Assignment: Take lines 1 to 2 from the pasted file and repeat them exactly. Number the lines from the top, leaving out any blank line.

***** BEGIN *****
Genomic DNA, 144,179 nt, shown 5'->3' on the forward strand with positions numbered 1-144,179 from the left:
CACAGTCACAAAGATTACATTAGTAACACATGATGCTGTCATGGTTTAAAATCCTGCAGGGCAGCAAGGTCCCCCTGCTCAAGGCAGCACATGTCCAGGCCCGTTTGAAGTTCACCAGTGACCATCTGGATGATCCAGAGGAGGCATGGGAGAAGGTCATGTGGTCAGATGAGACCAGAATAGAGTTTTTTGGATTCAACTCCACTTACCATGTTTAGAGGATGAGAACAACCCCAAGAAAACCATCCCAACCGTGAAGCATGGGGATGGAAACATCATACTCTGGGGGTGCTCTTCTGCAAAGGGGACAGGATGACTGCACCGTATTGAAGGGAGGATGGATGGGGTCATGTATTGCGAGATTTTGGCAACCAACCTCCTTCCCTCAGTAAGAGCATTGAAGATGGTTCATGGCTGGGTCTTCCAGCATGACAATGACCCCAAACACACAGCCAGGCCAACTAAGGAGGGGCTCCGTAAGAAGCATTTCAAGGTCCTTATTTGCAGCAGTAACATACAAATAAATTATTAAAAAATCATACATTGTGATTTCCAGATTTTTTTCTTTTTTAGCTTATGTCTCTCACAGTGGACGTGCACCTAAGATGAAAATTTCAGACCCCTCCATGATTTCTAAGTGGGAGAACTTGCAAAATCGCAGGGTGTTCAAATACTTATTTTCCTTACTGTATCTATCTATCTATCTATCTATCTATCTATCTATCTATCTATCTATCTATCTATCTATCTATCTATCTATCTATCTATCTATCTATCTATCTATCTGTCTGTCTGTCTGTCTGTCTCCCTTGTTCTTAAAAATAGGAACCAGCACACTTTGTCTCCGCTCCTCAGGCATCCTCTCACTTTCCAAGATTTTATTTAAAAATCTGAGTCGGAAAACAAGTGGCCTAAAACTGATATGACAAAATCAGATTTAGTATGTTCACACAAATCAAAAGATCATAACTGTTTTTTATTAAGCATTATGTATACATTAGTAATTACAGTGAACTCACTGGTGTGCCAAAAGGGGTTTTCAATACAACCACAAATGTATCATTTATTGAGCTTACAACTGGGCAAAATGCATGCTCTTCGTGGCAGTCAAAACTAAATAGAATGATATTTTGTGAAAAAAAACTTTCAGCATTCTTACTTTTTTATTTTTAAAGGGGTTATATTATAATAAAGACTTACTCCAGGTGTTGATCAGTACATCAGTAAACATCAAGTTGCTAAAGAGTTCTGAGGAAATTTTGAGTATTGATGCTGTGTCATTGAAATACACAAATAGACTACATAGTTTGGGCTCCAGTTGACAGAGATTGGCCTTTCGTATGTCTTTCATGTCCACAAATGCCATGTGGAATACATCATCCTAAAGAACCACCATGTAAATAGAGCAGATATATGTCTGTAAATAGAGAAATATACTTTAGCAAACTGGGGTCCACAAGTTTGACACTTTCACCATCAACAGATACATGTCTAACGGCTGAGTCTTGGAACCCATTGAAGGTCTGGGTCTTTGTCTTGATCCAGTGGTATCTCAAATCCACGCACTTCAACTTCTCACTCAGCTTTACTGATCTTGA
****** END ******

Genomic DNA, 144,179 nt, shown 5'->3' on the forward strand with positions numbered 1-144,179 from the left:
CACAGTCACAAAGATTACATTAGTAACACATGATGCTGTCATGGTTTAAAATCCTGCAGGGCAGCAAGGTCCCCCTGCTCAAGGCAGCACATGTCCAGGCCCGTTTGAAGTTCACCAGTGACCATCTGGATGATCCAGAGGAGGCATGGGAGAAGGTCATGTGGTCAGATGAGACCAGAATAGAGTTTTTTGGATTCAACTCCACTTACCATGTTTAGAGGATGAGAACAACCCCAAGAAAACCATCCCAACCGTGAAGCATGGGGATGGAAACATCATACTCTGGGGGTGCTCTTCTGCAAAGGGGACAGGATGACTGCACCGTATTGAAGGGAGGATGGATGGGGTCATGTATTGCGAGATTTTGGCAACCAACCTCCTTCCCTCAGTAAGAGCATTGAAGATGGTTCATGGCTGGGTCTTCCAGCATGACAATGACCCCAAACACACAGCCAGGCCAACTAAGGAGGGGCTCCGTAAGAAGCATTTCAAGGTCCTTATTTGCAGCAGTAACATACAAATAAATTATTAAAAAATCATACATTGTGATTTCCAGATTTTTTTCTTTTTTAGCTTATGTCTCTCACAGTGGACGTGCACCTAAGATGAAAATTTCAGACCCCTCCATGATTTCTAAGTGGGAGAACTTGCAAAATCGCAGGGTGTTCAAATACTTATTTTCCTTACTGTATCTATCTATCTATCTATCTATCTATCTATCTATCTATCTATCTATCTATCTATCTATCTATCTATCTATCTATCTATCTATCTATCTATCTATCTGTCTGTCTGTCTGTCTGTCTCCCTTGTTCTTAAAAATAGGAACCAGCACACTTTGTCTCCGCTCCTCAGGCATCCTCTCACTTTCCAAGATTTTATTTAAAAATCTGAGTCGGAAAACAAGTGGCCTAAAACTGATATGACAAAATCAGATTTAGTATGTTCACACAAATCAAAAGATCATAACTGTTTTTTATTAAGCATTATGTATACATTAGTAATTACAGTGAACTCACTGGTGTGCCAAAAGGGGTTTTCAATACAACCACAAATGTATCATTTATTGAGCTTACAACTGGGCAAAATGCATGCTCTTCGTGGCAGTCAAAACTAAATAGAATGATATTTTGTGAAAAAAAACTTTCAGCATTCTTACTTTTTTATTTTTAAAGGGGTTATATTATAATAAAGACTTACTCCAGGTGTTGATCAGTACATCAGTAAACATCAAGTTGCTAAAGAGTTCTGAGGAAATTTTGAGTATTGATGCTGTGTCATTGAAATACACAAATAGACTACATAGTTTGGGCTCCAGTTGACAGAGATTGGCCTTTCGTATGTCTTTCATGTCCACAAATGCCATGTGGAATACATCATCCTAAAGAACCACCATGTAAATAGAGCAGATATATGTCTGTAAATAGAGAAATATACTTTAGCAAACTGGGGTCCACAAGTTTGACACTTTCACCATCAACAGATACATGTCTAACGGCTGAGTCTTGGAACCCATTGAAGGTCTGGGTCTTTGTCTTGATCCAGTGGTATCTCAAATCCACGCACTTCAACTTCTCACTCAGCTTTACTGATCTTGA